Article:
Latin American Dessert Shop in Houston Gets a Hand from Pepsi
Sweets By Belen, a woman-owned, Peruvian dessert shop at 6001 Hillcroft that started over a decade ago, is getting a helping hand at a critical time from a soda giant. PepsiCo’s Hispanic Digital and Delivery Program, part of PepsiCo Juntos Crecemos (“Together We Grow”), helps the owners of restaurants, bodegas and carnicerías improve their digital delivery, technology, logistics, marketing and SEO. In addition, the PepsiCo Foundation Impacto Hispanic Business Accelerator selected Sweets By Belen as one of 100 businesses receiving business consulting and a $10,000 grant upon successful completion of the program.
The assistance from the programs couldn’t come at a better time, as owner Belen Bailey is currently battling breast cancer. At the time of this writing, Bailey was corresponding with me from her hospital bed as she copes with a breast infection. “I am blessed with the best. My team is working hard while I am in the hospital. Hopefully, I can go home soon,” she wrote.
Bailey wants to use the opportunity from Pepsi to strengthen and popularize the Sweets By Belen business. That’s a process she’s started on her own by adding pickup and delivery services. The shop isn’t big enough for a dine-in area, although there is a table that we filled with a selection of pastries to sample on the spot.
Walking into the Sweets By Belen shop is like being enrobed in confections. Thanks to the pastries and Peruvian decorations, it’s a joyful riot of pink, orange and green. Kids — especially little girls — must love the place, because the back shelves are laden with imported fabric dolls, animals, and fish, as well as ceramic teapots and cups.
The wide glass cases are dedicated to the extensive pastry selection. There are numerous macarons in flavors such as guava, coconut, dulce de leche and birthday cake, and the more commonly seen strawberry, chocolate and raspberry. There are both macarons and cake pops decorated as unicorns.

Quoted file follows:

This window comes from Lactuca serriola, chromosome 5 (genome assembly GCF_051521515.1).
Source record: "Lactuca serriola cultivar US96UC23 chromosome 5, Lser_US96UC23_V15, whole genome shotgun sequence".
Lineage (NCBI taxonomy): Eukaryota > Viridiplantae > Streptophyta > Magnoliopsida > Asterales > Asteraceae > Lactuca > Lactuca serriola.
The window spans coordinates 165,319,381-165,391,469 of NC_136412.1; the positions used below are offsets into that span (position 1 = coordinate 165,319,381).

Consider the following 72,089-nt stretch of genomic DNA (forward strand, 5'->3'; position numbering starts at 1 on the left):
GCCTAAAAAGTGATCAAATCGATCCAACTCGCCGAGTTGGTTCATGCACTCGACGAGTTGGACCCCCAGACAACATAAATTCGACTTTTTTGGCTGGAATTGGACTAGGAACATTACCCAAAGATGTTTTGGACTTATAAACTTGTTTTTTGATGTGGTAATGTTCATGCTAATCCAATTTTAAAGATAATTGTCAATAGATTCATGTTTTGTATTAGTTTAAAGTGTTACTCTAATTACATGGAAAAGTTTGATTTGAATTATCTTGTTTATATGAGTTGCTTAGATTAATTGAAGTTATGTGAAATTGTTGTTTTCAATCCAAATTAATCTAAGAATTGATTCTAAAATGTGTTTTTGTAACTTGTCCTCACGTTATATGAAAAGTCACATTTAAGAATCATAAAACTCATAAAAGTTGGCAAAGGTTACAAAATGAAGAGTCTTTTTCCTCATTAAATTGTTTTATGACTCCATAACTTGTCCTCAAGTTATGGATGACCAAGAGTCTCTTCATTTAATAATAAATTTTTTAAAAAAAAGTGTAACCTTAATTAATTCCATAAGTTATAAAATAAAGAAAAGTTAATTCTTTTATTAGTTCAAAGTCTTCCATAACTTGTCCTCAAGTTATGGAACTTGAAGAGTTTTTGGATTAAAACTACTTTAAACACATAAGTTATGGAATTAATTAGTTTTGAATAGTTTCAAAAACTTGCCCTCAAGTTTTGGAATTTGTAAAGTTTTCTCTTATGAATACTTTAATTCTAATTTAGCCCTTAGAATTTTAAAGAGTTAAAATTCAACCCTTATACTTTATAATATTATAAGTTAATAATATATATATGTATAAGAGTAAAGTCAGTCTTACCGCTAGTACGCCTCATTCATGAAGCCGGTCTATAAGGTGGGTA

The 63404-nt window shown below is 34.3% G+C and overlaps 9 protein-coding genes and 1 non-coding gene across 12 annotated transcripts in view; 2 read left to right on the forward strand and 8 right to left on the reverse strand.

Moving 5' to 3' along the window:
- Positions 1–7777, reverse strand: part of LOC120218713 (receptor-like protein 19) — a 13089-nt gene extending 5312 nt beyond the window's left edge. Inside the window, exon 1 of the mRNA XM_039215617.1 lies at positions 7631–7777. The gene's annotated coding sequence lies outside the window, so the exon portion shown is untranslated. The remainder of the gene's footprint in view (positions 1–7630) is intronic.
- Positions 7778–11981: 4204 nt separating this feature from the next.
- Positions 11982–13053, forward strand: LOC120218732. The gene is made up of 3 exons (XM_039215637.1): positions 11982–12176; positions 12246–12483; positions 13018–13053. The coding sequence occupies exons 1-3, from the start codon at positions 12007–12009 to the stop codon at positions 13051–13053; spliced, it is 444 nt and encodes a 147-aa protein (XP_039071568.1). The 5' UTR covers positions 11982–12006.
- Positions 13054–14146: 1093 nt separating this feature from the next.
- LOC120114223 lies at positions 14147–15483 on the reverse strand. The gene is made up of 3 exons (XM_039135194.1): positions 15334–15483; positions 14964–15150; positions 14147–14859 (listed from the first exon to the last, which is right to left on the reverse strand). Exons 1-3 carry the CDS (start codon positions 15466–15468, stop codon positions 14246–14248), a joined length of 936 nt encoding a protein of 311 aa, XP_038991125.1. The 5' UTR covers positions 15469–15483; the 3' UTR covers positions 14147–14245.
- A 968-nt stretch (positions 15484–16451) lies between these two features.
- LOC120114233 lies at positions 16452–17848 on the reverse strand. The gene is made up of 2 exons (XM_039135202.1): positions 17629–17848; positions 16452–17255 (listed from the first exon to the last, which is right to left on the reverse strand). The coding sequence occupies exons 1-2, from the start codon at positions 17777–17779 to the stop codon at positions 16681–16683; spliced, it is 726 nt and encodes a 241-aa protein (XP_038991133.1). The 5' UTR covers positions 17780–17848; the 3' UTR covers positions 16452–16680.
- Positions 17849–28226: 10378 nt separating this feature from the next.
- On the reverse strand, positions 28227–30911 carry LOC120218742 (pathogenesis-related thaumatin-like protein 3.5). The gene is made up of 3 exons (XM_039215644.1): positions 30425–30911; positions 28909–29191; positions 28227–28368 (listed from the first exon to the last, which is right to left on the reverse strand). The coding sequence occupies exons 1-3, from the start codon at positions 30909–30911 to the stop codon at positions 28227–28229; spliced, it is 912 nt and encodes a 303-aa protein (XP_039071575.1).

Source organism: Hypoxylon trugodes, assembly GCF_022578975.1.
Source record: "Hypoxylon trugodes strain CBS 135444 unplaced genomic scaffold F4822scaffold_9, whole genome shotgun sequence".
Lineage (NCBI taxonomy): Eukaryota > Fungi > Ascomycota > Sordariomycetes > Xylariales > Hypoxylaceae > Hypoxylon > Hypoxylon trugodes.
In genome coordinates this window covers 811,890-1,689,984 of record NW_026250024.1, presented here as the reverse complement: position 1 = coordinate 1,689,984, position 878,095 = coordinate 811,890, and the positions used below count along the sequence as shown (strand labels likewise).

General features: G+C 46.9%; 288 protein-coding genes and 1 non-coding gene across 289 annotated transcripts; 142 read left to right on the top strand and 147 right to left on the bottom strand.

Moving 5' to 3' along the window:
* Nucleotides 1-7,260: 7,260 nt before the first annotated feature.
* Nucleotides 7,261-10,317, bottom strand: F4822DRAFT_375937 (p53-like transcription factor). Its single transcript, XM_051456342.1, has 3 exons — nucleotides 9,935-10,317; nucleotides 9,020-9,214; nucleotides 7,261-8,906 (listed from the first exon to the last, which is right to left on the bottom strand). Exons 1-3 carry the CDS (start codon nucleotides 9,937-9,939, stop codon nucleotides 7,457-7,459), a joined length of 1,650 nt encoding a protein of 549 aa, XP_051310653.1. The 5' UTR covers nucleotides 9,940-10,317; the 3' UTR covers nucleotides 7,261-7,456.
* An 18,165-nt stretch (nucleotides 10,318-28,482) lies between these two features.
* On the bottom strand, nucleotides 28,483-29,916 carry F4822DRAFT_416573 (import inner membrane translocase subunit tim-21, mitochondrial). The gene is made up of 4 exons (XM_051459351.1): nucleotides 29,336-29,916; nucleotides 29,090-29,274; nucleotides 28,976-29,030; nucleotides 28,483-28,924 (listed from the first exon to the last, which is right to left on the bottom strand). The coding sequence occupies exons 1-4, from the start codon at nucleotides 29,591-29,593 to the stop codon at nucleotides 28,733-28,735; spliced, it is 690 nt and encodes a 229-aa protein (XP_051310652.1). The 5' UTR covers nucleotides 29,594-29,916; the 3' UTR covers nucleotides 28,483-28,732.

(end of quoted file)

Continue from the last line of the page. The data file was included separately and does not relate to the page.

There’s a silky, seductive tres leches, and I can’t keep my hands off of it. Belen’s Peruvian heritage shines through in her delicate alfajores (there’s a beyond-decadent Dulce de Leche Cheesecake topped with alfajores, too), Lucuma Tiramisu and Lucuma Cheesecake. (Lucuma translates to “egg fruit” in English due to its interior appearance, but the taste is reminiscent of sweet potato). Cheesecakes come in several other flavors, including mango and passionfruit. Bailey is also particularly proud of her Chantilly Cake topped with mango and strawberries, insisting I try a bite right in the shop.
The tops of the pastry cases are lined with glass jars of packaged treats — small pink and white meringues, giant lollipops with swirls of rainbow colors and even packs of savory roasted broad beans and chulpi, or toasted corn kernels.
Despite her health challenges, Belen is still optimistic about the future. “I am grateful and happy to be in this amazing city that allows me to keep dreaming big.”
Sweets By Belen is open Monday through Thursday from 10 a.m. to 6 p.m. and Friday & Saturday from 10 a.m. to 7 p.m. It’s closed on Sundays.
Editor’s note: article has been corrected to identify the correct PepsiCo programs assisting Sweets By Belen.
Phaedra Cook has written about Houston’s restaurant and bar scene since 2010. She was a regular contributor to My Table magazine (now closed) and was the lead restaurant critic for the Houston Press for two years, eventually being promoted to food editor. Cook founded Houston Food Finder in November 2016 and has been its editor and publisher ever since.